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MLS thinks today is the wrong date! help!

Posted: Sun Jul 04, 2010 2:06 pm
by oh8clerk-p40
While using MLS today 7/4, I noticed when updating callings that the computer and MLS were both indicating that today is 8/3. So I changed the computer's date to 7/4 but then was kicked out of MLS. When I tried to log in again to MLS, the following error message showed up.

"System Time Changed: The system date is 4 Jul 2010, which is before the last date you logged in on 3 Aug 2010. The system date must be set to at least 3 Aug 2010 to log in."

I changed the computer's date back to 8/3 to temporarily circumvent the issue but would like any ideas on how to permanently fix this problem and get the dates right.

Posted: Sun Jul 04, 2010 2:40 pm
by aebrown
oh8clerk wrote:While using MLS today 7/4, I noticed when updating callings that the computer and MLS were both indicating that today is 8/3. So I changed the computer's date to 7/4 but then was kicked out of MLS. When I tried to log in again to MLS, the following error message showed up.

"System Time Changed: The system date is 4 Jul 2010, which is before the last date you logged in on 3 Aug 2010. The system date must be set to at least 3 Aug 2010 to log in."

I changed the computer's date back to 8/3 to temporarily circumvent the issue but would like any ideas on how to permanently fix this problem and get the dates right.


You should change the date back as soon as possible, because you will lose all the work you do while the computer has the wrong date.

To fix the problem, follow the instructions on the wiki under System Date. Note that this will necessitate the restoring of the most recent backup made before the system date was changed, so you will have to redo all work done in MLS since that backup was made.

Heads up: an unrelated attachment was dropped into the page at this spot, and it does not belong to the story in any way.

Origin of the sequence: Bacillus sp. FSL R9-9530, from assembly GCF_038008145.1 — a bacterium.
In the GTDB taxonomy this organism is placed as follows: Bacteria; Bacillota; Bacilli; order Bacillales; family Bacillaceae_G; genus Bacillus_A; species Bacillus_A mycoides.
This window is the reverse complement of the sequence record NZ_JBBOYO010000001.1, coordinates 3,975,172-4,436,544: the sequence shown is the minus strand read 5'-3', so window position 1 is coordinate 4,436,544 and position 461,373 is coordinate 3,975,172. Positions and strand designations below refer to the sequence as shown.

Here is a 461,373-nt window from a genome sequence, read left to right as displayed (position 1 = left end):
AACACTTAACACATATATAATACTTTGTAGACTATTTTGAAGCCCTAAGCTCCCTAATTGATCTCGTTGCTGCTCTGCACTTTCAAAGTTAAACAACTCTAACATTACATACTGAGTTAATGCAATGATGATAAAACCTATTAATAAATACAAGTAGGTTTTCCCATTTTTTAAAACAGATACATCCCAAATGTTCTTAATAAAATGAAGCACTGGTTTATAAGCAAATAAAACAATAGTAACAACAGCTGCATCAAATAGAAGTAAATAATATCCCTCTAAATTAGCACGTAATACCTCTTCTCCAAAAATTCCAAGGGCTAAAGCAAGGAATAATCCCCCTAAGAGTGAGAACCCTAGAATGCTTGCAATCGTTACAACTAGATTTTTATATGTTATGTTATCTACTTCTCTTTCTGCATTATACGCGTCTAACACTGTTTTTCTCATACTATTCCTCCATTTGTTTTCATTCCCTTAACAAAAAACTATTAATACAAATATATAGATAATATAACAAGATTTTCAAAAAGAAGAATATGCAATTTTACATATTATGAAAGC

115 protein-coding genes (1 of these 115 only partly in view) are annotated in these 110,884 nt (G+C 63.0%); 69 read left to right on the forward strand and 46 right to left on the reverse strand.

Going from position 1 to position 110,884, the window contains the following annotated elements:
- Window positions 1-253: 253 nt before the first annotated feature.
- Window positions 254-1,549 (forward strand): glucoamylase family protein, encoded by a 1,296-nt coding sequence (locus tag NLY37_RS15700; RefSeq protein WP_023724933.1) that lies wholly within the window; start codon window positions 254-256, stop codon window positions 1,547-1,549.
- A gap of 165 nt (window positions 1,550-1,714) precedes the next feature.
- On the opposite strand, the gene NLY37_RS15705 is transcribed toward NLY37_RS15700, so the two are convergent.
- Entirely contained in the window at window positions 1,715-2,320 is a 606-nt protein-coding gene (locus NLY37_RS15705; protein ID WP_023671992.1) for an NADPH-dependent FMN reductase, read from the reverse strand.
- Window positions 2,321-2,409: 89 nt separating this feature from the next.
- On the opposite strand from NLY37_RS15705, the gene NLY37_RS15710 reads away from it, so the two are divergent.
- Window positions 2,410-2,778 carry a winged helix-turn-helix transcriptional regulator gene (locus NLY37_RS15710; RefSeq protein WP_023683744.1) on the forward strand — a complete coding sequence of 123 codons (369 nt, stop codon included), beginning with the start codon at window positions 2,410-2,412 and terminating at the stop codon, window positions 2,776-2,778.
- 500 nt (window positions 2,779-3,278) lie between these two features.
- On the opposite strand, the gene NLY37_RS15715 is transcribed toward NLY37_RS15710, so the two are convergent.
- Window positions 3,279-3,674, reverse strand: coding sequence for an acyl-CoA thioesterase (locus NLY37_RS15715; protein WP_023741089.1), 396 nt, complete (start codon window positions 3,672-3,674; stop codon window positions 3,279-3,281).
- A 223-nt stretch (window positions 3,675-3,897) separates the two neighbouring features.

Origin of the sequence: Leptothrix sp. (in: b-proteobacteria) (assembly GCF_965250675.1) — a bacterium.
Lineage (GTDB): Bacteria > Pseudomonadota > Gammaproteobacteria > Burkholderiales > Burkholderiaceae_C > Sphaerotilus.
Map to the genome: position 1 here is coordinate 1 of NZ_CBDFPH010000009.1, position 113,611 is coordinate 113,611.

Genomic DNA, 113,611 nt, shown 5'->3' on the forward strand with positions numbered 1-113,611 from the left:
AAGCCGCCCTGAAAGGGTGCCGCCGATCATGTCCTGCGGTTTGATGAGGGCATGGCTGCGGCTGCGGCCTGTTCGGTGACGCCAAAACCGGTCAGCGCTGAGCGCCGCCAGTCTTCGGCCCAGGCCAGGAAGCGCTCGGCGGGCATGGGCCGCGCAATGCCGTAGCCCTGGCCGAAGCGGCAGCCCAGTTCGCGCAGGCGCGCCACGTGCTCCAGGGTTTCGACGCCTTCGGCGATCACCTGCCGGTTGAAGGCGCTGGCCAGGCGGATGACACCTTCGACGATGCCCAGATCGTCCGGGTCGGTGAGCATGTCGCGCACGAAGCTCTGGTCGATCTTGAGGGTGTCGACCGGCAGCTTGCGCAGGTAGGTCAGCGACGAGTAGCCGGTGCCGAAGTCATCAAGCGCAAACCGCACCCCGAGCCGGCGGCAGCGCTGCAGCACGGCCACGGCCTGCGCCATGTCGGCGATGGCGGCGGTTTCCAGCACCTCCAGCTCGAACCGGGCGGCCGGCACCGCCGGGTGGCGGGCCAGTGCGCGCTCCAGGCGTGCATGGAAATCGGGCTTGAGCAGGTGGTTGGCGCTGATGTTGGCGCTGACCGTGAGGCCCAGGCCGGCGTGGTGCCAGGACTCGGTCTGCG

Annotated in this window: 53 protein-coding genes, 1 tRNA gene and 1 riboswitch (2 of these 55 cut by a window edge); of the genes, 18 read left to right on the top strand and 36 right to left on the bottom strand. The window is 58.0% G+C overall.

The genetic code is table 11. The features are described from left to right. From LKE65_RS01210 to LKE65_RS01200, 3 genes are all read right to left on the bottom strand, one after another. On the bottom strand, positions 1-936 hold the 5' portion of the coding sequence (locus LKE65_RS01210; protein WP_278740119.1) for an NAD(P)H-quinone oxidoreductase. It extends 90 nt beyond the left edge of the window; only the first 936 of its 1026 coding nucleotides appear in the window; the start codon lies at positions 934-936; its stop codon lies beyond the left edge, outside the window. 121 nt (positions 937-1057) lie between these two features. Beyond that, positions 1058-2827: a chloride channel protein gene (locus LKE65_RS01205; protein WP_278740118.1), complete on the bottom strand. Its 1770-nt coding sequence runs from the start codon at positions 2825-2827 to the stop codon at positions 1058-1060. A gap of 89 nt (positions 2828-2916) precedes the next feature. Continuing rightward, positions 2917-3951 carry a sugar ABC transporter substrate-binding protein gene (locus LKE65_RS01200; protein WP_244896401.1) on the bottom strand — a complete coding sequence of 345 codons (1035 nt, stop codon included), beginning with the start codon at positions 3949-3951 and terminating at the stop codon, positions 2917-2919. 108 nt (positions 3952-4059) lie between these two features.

Posted: Sun Jul 04, 2010 5:27 pm
by russellhltn
I think a likely cause of the problem is someone using the Windows "Adjust Time/Date" dialog as a reference calendar. You may want to read the part under "Prevention" in the link that Alan gave to prevent a recurrence.

Posted: Mon Jul 05, 2010 9:59 am
by crislapi
The other (less desirable) option is, of course, to set the date correctly and then wait for August 4th before you can log in again. As you search the forum, you will find other posts about this same problem. As with any decent financial software, MLS records the date and time of the last log in. It will not allow you to log in with a date/time earlier than the last log in. This is to prevent users from "cooking the books".

As you've probably guessed by now, someone changed the date. When it was changed, someone also logged into MLS, creating the time stamp in the future.

Posted: Mon Jul 05, 2010 11:24 am
by russellhltn
crislapi wrote:As you've probably guessed by now, someone changed the date. When it was changed, someone also logged into MLS, creating the time stamp in the future.